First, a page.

Analysis of TORRO’s database for 1930–2009 identified 620 hailstorms that reached a significant, damaging intensity of H2 or more. The early summer experiences the highest proportion of such storms, with 50% occurring in June (27%) and July (23%). A separate analysis of hailstorms of intensity H5 or more (specifically H4–H5 or more and usually involving hail ≥50mm diameter) which have occurred in Great Britain from 1800 to 2009 indicated that the peak monthly incidence of these more severe storms is slightly later than for all hailstorms of intensity H2 or more, with July accounting for 41% of these events followed by June (21%); 93% occurred between May and August (Webb and Elsom, 2016). The full database of H5+ storms can be accessed in Appendix A of Extreme Weather: Forty years of the Tornado and Storm Research Organisation.

The area most frequently affected by hail damage extends from Lancashire, Greater Manchester, and Merseyside, southeastwards to the counties in and around the Thames Valley (Berkshire, Bedfordshire, Buckinghamshire, Hertfordshire, Oxfordshire) and Greater London, and to parts of East Anglia (Cambridgeshire, Essex and Suffolk). The geographical distribution of storms of H5 intensity or more indicates a conspicuous maximum occurrence towards the south-east Midlands and central East Anglia (Webb and Elsom, 2009 and 2016).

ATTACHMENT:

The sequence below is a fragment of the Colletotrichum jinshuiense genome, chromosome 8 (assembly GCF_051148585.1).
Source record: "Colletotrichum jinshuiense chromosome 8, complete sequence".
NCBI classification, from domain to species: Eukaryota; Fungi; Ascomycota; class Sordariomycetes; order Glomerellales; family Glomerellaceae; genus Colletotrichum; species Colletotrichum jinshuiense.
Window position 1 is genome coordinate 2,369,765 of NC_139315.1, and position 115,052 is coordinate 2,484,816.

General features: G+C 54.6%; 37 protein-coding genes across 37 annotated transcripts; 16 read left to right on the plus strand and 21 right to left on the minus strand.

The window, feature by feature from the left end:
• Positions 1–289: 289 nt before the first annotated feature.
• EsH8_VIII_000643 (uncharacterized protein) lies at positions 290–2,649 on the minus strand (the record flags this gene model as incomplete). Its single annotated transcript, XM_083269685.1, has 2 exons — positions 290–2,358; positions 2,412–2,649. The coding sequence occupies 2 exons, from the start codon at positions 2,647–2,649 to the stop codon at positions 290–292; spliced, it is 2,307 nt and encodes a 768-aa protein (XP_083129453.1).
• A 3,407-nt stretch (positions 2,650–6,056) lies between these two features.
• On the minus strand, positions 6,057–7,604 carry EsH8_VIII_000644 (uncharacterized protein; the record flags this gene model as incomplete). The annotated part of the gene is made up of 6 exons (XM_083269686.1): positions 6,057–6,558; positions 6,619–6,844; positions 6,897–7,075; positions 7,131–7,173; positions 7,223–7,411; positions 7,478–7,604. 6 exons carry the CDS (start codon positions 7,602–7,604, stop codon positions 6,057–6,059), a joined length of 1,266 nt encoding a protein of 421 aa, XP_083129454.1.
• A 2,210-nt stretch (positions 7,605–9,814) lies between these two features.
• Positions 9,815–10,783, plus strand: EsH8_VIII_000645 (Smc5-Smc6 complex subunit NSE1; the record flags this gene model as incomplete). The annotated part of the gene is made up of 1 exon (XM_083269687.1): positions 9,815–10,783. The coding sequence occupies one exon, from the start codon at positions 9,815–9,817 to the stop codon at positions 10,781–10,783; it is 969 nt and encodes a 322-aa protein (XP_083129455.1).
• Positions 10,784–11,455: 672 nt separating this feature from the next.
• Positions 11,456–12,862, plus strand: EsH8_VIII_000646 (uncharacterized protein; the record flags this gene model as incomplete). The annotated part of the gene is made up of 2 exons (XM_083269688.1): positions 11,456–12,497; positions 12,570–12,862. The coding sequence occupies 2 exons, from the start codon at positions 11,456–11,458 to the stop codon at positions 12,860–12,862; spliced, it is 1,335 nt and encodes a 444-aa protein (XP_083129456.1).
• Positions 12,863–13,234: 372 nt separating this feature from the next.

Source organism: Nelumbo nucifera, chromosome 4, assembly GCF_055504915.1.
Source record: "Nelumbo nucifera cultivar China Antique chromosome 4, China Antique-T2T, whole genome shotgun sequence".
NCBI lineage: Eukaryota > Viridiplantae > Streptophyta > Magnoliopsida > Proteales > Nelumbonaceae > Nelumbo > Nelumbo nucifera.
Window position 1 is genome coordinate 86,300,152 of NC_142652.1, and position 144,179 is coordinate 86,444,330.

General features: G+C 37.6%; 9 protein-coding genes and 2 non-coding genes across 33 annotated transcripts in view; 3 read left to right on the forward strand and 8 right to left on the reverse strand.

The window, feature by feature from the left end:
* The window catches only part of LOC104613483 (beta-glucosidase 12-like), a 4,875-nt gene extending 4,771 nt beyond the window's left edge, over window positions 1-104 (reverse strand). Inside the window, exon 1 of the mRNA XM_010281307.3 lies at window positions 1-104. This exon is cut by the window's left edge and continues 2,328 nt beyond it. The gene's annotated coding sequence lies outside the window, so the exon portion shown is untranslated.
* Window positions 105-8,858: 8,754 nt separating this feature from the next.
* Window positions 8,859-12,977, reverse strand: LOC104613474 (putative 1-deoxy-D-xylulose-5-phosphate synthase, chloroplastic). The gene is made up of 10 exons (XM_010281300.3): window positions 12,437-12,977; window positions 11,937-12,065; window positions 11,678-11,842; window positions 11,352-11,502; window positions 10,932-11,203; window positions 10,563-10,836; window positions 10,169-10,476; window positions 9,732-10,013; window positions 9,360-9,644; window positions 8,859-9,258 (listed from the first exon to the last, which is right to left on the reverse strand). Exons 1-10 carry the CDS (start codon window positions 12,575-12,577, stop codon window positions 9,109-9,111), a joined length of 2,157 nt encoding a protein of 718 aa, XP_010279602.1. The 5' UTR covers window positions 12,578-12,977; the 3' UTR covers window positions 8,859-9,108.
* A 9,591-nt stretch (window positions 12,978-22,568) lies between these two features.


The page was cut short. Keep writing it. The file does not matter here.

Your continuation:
Webb, J.D.C., Elsom, D.M., Meaden, G.T. (2009) Severe hailstorms in Britain and Ireland, a climatological survey and hazard assessment. Atmospheric Research, 93, 587–616.

Webb, J.D.C., Elsom, D.M. Severe hailstorms in the United Kingdom and Ireland: a climatological survey with recent and historical case studies. In: Extreme Weather. Forty years of the Tornado and Storm Research Organisation (TORRO), 1st Edition. Wiley-Blackwell and John Wiley and Sons: Chichester, UK (Chapter 9).